Objectivity in journalism

As a journalist, to be objective is all about the raw truth. In David Brooks article, "Objectivity in Journalism" he describes a writer being objective to an, "Old-fashioned virtue that has to be respected above the good of partisan opinion, the reason being, that there is something that exists out there called truth."

The entire reason this statement by Brooks is so powerful revolves around the truth that it brings. Every single individual has an opinion on just about every subject out there. Whether it be hairstyles, sports teams or gardening. Everyone has an opinion and it is easy for them to generally force/express their opinion on anyone who will listen. Generally speaking, it is not a reporters job to give you their opinion. A professional reporter/journailst is there in order to give the latest news, the latest stories, and talk about things that spike other individuals interests. In doing so, it is absolutely vital for those reporters and journalists to give the raw facts, also known as the truth.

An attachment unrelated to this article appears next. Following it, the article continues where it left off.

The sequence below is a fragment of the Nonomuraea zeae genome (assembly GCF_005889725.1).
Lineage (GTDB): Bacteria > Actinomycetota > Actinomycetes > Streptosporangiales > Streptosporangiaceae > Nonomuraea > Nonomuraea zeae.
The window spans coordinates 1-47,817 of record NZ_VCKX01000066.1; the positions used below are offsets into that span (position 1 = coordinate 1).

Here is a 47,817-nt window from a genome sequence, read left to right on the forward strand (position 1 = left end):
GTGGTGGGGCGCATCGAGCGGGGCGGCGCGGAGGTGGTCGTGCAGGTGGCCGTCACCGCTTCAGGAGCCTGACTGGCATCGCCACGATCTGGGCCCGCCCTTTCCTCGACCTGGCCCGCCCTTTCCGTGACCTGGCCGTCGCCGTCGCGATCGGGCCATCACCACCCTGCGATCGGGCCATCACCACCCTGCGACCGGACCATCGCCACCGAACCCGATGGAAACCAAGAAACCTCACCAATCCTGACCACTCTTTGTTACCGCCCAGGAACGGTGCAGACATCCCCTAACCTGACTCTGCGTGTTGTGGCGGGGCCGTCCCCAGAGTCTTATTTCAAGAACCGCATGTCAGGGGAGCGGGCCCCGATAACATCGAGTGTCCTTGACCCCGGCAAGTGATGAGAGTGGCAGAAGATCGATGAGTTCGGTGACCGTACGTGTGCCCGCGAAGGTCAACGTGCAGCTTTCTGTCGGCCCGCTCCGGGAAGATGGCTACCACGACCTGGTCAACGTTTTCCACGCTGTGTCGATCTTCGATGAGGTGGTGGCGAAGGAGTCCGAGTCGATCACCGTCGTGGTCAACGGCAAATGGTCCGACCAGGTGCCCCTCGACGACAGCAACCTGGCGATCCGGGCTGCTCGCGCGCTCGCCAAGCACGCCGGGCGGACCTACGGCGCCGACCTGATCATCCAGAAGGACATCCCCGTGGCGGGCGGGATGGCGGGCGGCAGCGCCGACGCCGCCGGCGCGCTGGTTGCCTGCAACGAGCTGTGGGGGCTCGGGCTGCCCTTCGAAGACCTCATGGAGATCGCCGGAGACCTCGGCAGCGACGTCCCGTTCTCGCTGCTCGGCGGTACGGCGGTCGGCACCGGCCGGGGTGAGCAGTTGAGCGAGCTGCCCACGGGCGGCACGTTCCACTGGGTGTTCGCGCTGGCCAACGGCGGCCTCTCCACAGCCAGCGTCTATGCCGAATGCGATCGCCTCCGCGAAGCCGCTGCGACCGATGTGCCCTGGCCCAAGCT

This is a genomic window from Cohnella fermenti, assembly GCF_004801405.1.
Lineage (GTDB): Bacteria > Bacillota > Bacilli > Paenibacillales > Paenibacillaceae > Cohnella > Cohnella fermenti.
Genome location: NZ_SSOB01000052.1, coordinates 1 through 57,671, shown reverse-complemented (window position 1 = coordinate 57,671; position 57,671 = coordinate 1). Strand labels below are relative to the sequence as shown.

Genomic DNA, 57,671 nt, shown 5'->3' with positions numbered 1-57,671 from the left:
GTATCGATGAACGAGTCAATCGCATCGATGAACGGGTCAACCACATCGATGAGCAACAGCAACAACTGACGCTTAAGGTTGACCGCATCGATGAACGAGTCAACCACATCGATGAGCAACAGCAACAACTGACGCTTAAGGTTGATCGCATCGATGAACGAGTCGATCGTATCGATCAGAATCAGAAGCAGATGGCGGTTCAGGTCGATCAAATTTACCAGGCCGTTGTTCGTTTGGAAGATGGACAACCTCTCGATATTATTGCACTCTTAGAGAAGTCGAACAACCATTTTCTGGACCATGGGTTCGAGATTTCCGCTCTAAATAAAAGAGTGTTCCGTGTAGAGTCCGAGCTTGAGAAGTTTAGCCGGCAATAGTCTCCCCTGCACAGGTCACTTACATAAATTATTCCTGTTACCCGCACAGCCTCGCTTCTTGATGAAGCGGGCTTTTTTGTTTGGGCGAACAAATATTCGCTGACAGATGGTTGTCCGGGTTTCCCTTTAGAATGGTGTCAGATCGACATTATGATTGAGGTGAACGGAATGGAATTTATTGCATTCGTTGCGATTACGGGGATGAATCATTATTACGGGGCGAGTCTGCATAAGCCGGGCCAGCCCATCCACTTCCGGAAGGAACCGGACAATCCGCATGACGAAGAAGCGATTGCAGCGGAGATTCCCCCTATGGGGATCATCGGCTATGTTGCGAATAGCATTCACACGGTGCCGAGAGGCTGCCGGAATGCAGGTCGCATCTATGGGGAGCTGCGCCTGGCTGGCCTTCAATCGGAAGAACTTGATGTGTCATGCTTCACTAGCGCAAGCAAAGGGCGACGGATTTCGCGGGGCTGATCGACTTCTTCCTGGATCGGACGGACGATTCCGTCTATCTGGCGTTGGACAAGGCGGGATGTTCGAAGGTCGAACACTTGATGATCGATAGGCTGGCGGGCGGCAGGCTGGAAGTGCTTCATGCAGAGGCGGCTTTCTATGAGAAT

Each writer has a decision of the outcome of their story. They can choose to tell the facts that they want in order to make the outcome of the story look the way they want. They can also choose to present the facts and allow the reader to choose their own outcome. Journalism can definitely be objective and it should be objective. No one in their right minds wants to or should be manipulated or swayed into thinking a certain way. The reader wants to be able to determine their own opinion on the topic. It should be the absolute goal of every reporter and journalist to write as David Brooks said it, with the old-fashioned virtue of objectivity by presenting the unbiased facts that they are presenting.